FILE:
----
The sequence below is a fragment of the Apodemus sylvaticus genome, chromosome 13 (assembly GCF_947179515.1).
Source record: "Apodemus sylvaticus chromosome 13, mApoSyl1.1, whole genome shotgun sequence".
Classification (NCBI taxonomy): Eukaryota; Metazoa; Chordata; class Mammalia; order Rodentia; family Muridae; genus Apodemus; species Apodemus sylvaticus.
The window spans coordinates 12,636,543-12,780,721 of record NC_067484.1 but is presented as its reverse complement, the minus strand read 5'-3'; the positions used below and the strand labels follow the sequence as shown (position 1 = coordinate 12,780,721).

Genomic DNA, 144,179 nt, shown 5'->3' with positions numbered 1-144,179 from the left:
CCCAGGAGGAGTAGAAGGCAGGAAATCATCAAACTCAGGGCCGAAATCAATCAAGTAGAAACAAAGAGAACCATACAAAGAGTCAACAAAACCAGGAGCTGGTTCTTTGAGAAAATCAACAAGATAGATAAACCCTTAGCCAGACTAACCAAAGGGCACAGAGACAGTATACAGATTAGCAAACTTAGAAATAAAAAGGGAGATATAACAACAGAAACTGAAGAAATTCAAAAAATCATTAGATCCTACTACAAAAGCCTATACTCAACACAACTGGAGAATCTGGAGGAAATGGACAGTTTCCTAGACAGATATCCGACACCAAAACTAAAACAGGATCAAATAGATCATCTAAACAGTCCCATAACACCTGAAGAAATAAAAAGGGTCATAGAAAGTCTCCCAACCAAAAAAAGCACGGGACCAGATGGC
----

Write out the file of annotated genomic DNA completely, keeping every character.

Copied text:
The sequence below is a fragment of the Apodemus sylvaticus genome, chromosome 13 (assembly GCF_947179515.1).
Source record: "Apodemus sylvaticus chromosome 13, mApoSyl1.1, whole genome shotgun sequence".
Classification (NCBI taxonomy): Eukaryota; Metazoa; Chordata; class Mammalia; order Rodentia; family Muridae; genus Apodemus; species Apodemus sylvaticus.
The window spans coordinates 12,636,543-12,780,721 of record NC_067484.1 but is presented as its reverse complement, the minus strand read 5'-3'; the positions used below and the strand labels follow the sequence as shown (position 1 = coordinate 12,780,721).

Genomic DNA, 144,179 nt, shown 5'->3' with positions numbered 1-144,179 from the left:
CCCAGGAGGAGTAGAAGGCAGGAAATCATCAAACTCAGGGCCGAAATCAATCAAGTAGAAACAAAGAGAACCATACAAAGAGTCAACAAAACCAGGAGCTGGTTCTTTGAGAAAATCAACAAGATAGATAAACCCTTAGCCAGACTAACCAAAGGGCACAGAGACAGTATACAGATTAGCAAACTTAGAAATAAAAAGGGAGATATAACAACAGAAACTGAAGAAATTCAAAAAATCATTAGATCCTACTACAAAAGCCTATACTCAACACAACTGGAGAATCTGGAGGAAATGGACAGTTTCCTAGACAGATATCCGACACCAAAACTAAAACAGGATCAAATAGATCATCTAAACAGTCCCATAACACCTGAAGAAATAAAAAGGGTCATAGAAAGTCTCCCAACCAAAAAAAGCACGGGACCAGATGGC